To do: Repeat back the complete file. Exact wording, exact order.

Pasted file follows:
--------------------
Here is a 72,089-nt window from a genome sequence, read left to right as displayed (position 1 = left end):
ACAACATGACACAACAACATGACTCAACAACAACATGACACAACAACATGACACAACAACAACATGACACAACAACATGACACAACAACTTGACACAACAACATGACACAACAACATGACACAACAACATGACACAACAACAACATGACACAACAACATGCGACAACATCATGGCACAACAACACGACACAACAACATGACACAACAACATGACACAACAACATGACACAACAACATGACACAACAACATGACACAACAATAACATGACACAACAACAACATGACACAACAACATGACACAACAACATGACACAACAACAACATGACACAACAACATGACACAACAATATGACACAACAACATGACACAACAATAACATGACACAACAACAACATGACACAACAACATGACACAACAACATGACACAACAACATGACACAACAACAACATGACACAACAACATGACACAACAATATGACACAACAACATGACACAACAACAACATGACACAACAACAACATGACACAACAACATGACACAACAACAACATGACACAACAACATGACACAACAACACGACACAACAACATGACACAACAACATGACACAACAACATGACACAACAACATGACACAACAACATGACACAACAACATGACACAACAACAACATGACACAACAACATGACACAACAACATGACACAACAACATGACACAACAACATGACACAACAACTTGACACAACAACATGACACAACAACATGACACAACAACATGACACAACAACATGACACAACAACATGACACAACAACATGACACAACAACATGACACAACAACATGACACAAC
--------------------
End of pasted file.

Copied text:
Here is a 72,089-nt window from a genome sequence, read left to right as displayed (position 1 = left end):
ACAACATGACACAACAACATGACTCAACAACAACATGACACAACAACATGACACAACAACAACATGACACAACAACATGACACAACAACTTGACACAACAACATGACACAACAACATGACACAACAACATGACACAACAACAACATGACACAACAACATGCGACAACATCATGGCACAACAACACGACACAACAACATGACACAACAACATGACACAACAACATGACACAACAACATGACACAACAACATGACACAACAATAACATGACACAACAACAACATGACACAACAACATGACACAACAACATGACACAACAACAACATGACACAACAACATGACACAACAATATGACACAACAACATGACACAACAATAACATGACACAACAACAACATGACACAACAACATGACACAACAACATGACACAACAACATGACACAACAACAACATGACACAACAACATGACACAACAATATGACACAACAACATGACACAACAACAACATGACACAACAACAACATGACACAACAACATGACACAACAACAACATGACACAACAACATGACACAACAACACGACACAACAACATGACACAACAACATGACACAACAACATGACACAACAACATGACACAACAACATGACACAACAACATGACACAACAACAACATGACACAACAACATGACACAACAACATGACACAACAACATGACACAACAACATGACACAACAACTTGACACAACAACATGACACAACAACATGACACAACAACATGACACAACAACATGACACAACAACATGACACAACAACATGACACAACAACATGACACAACAACATGACACAAC